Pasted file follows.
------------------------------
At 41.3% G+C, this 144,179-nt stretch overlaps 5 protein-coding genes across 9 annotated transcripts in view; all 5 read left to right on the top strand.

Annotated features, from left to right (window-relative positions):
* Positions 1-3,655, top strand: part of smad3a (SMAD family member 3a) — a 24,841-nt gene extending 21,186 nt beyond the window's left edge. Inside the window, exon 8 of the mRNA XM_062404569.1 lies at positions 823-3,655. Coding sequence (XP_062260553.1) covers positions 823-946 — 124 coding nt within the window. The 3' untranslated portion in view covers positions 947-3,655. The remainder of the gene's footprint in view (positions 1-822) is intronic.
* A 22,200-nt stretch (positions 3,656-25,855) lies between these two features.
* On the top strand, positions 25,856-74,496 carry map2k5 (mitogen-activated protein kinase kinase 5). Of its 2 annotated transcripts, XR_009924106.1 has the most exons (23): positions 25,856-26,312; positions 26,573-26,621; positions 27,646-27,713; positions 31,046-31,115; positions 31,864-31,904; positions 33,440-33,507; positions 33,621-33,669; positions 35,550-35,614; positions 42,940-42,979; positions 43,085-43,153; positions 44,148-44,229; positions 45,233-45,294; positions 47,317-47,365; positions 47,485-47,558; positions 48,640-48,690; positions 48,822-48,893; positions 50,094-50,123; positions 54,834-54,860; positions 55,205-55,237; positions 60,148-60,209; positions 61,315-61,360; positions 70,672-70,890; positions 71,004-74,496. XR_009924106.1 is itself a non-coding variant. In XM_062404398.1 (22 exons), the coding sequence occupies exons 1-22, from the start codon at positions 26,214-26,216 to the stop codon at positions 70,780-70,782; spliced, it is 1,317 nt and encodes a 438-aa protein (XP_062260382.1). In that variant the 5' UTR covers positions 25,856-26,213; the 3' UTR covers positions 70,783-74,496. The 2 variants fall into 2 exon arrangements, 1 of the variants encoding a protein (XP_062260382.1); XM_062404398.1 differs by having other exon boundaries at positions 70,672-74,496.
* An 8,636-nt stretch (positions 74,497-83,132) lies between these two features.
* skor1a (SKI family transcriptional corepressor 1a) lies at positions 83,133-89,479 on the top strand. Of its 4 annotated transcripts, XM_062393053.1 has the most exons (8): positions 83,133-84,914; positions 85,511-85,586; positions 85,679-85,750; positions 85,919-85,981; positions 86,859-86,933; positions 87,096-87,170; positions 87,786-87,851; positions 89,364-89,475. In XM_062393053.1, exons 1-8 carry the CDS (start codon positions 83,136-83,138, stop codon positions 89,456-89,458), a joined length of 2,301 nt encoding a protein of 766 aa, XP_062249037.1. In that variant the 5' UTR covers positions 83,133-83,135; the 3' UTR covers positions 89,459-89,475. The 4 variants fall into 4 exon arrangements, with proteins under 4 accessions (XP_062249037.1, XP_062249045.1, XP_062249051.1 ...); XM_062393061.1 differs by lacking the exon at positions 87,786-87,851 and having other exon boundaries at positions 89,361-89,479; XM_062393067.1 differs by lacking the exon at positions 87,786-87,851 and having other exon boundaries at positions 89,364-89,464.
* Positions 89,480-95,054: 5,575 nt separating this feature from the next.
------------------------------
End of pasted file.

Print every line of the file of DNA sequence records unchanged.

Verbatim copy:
At 41.3% G+C, this 144,179-nt stretch overlaps 5 protein-coding genes across 9 annotated transcripts in view; all 5 read left to right on the top strand.

Annotated features, from left to right (window-relative positions):
* Positions 1-3,655, top strand: part of smad3a (SMAD family member 3a) — a 24,841-nt gene extending 21,186 nt beyond the window's left edge. Inside the window, exon 8 of the mRNA XM_062404569.1 lies at positions 823-3,655. Coding sequence (XP_062260553.1) covers positions 823-946 — 124 coding nt within the window. The 3' untranslated portion in view covers positions 947-3,655. The remainder of the gene's footprint in view (positions 1-822) is intronic.
* A 22,200-nt stretch (positions 3,656-25,855) lies between these two features.
* On the top strand, positions 25,856-74,496 carry map2k5 (mitogen-activated protein kinase kinase 5). Of its 2 annotated transcripts, XR_009924106.1 has the most exons (23): positions 25,856-26,312; positions 26,573-26,621; positions 27,646-27,713; positions 31,046-31,115; positions 31,864-31,904; positions 33,440-33,507; positions 33,621-33,669; positions 35,550-35,614; positions 42,940-42,979; positions 43,085-43,153; positions 44,148-44,229; positions 45,233-45,294; positions 47,317-47,365; positions 47,485-47,558; positions 48,640-48,690; positions 48,822-48,893; positions 50,094-50,123; positions 54,834-54,860; positions 55,205-55,237; positions 60,148-60,209; positions 61,315-61,360; positions 70,672-70,890; positions 71,004-74,496. XR_009924106.1 is itself a non-coding variant. In XM_062404398.1 (22 exons), the coding sequence occupies exons 1-22, from the start codon at positions 26,214-26,216 to the stop codon at positions 70,780-70,782; spliced, it is 1,317 nt and encodes a 438-aa protein (XP_062260382.1). In that variant the 5' UTR covers positions 25,856-26,213; the 3' UTR covers positions 70,783-74,496. The 2 variants fall into 2 exon arrangements, 1 of the variants encoding a protein (XP_062260382.1); XM_062404398.1 differs by having other exon boundaries at positions 70,672-74,496.
* An 8,636-nt stretch (positions 74,497-83,132) lies between these two features.
* skor1a (SKI family transcriptional corepressor 1a) lies at positions 83,133-89,479 on the top strand. Of its 4 annotated transcripts, XM_062393053.1 has the most exons (8): positions 83,133-84,914; positions 85,511-85,586; positions 85,679-85,750; positions 85,919-85,981; positions 86,859-86,933; positions 87,096-87,170; positions 87,786-87,851; positions 89,364-89,475. In XM_062393053.1, exons 1-8 carry the CDS (start codon positions 83,136-83,138, stop codon positions 89,456-89,458), a joined length of 2,301 nt encoding a protein of 766 aa, XP_062249037.1. In that variant the 5' UTR covers positions 83,133-83,135; the 3' UTR covers positions 89,459-89,475. The 4 variants fall into 4 exon arrangements, with proteins under 4 accessions (XP_062249037.1, XP_062249045.1, XP_062249051.1 ...); XM_062393061.1 differs by lacking the exon at positions 87,786-87,851 and having other exon boundaries at positions 89,361-89,479; XM_062393067.1 differs by lacking the exon at positions 87,786-87,851 and having other exon boundaries at positions 89,364-89,464.
* Positions 89,480-95,054: 5,575 nt separating this feature from the next.